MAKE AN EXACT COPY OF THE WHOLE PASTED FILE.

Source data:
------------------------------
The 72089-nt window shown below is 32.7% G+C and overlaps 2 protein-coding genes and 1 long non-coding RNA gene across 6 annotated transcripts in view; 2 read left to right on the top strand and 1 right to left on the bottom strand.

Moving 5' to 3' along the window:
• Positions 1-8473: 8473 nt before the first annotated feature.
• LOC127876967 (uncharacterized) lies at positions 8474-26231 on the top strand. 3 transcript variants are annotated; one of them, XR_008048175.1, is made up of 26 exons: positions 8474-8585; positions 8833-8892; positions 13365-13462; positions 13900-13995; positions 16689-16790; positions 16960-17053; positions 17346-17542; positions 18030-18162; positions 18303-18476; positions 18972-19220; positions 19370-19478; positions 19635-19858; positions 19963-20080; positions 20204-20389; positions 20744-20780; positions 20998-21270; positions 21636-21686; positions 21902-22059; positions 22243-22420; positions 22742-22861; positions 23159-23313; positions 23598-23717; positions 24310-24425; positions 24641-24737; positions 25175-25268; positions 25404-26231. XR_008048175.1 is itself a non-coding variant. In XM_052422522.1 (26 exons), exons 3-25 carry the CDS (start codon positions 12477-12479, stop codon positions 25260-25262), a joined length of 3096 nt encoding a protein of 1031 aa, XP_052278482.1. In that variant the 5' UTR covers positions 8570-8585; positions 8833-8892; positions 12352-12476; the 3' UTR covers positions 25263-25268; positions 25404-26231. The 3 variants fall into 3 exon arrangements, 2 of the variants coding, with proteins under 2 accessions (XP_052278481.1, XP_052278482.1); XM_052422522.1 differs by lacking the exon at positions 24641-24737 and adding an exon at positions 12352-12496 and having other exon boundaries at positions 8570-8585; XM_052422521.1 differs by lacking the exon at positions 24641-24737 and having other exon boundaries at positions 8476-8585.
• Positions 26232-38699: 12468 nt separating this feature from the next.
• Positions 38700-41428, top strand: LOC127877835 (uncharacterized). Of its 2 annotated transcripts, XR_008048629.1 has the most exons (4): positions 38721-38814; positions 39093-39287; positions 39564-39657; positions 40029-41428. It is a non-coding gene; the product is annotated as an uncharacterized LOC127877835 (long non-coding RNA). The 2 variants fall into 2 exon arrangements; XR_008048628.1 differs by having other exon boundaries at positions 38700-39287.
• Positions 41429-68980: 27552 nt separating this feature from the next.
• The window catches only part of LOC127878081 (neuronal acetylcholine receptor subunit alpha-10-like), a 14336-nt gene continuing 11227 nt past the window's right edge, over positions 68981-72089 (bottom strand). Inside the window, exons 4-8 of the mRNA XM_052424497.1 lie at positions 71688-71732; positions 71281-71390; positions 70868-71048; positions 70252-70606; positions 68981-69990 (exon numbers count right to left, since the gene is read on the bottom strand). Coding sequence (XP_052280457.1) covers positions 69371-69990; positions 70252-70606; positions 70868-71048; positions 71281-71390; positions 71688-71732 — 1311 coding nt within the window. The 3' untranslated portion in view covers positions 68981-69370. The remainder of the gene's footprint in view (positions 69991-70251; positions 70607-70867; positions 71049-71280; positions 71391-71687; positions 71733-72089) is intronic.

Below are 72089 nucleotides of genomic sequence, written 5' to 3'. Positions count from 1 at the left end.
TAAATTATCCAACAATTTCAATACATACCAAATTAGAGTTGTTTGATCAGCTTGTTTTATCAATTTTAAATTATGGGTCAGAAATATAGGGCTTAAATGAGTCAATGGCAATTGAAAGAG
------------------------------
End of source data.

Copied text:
The 72089-nt window shown below is 32.7% G+C and overlaps 2 protein-coding genes and 1 long non-coding RNA gene across 6 annotated transcripts in view; 2 read left to right on the top strand and 1 right to left on the bottom strand.

Moving 5' to 3' along the window:
• Positions 1-8473: 8473 nt before the first annotated feature.
• LOC127876967 (uncharacterized) lies at positions 8474-26231 on the top strand. 3 transcript variants are annotated; one of them, XR_008048175.1, is made up of 26 exons: positions 8474-8585; positions 8833-8892; positions 13365-13462; positions 13900-13995; positions 16689-16790; positions 16960-17053; positions 17346-17542; positions 18030-18162; positions 18303-18476; positions 18972-19220; positions 19370-19478; positions 19635-19858; positions 19963-20080; positions 20204-20389; positions 20744-20780; positions 20998-21270; positions 21636-21686; positions 21902-22059; positions 22243-22420; positions 22742-22861; positions 23159-23313; positions 23598-23717; positions 24310-24425; positions 24641-24737; positions 25175-25268; positions 25404-26231. XR_008048175.1 is itself a non-coding variant. In XM_052422522.1 (26 exons), exons 3-25 carry the CDS (start codon positions 12477-12479, stop codon positions 25260-25262), a joined length of 3096 nt encoding a protein of 1031 aa, XP_052278482.1. In that variant the 5' UTR covers positions 8570-8585; positions 8833-8892; positions 12352-12476; the 3' UTR covers positions 25263-25268; positions 25404-26231. The 3 variants fall into 3 exon arrangements, 2 of the variants coding, with proteins under 2 accessions (XP_052278481.1, XP_052278482.1); XM_052422522.1 differs by lacking the exon at positions 24641-24737 and adding an exon at positions 12352-12496 and having other exon boundaries at positions 8570-8585; XM_052422521.1 differs by lacking the exon at positions 24641-24737 and having other exon boundaries at positions 8476-8585.
• Positions 26232-38699: 12468 nt separating this feature from the next.
• Positions 38700-41428, top strand: LOC127877835 (uncharacterized). Of its 2 annotated transcripts, XR_008048629.1 has the most exons (4): positions 38721-38814; positions 39093-39287; positions 39564-39657; positions 40029-41428. It is a non-coding gene; the product is annotated as an uncharacterized LOC127877835 (long non-coding RNA). The 2 variants fall into 2 exon arrangements; XR_008048628.1 differs by having other exon boundaries at positions 38700-39287.
• Positions 41429-68980: 27552 nt separating this feature from the next.
• The window catches only part of LOC127878081 (neuronal acetylcholine receptor subunit alpha-10-like), a 14336-nt gene continuing 11227 nt past the window's right edge, over positions 68981-72089 (bottom strand). Inside the window, exons 4-8 of the mRNA XM_052424497.1 lie at positions 71688-71732; positions 71281-71390; positions 70868-71048; positions 70252-70606; positions 68981-69990 (exon numbers count right to left, since the gene is read on the bottom strand). Coding sequence (XP_052280457.1) covers positions 69371-69990; positions 70252-70606; positions 70868-71048; positions 71281-71390; positions 71688-71732 — 1311 coding nt within the window. The 3' untranslated portion in view covers positions 68981-69370. The remainder of the gene's footprint in view (positions 69991-70251; positions 70607-70867; positions 71049-71280; positions 71391-71687; positions 71733-72089) is intronic.

Below are 72089 nucleotides of genomic sequence, written 5' to 3'. Positions count from 1 at the left end.
TAAATTATCCAACAATTTCAATACATACCAAATTAGAGTTGTTTGATCAGCTTGTTTTATCAATTTTAAATTATGGGTCAGAAATATAGGGCTTAAATGAGTCAATGGCAATTGAAAGAG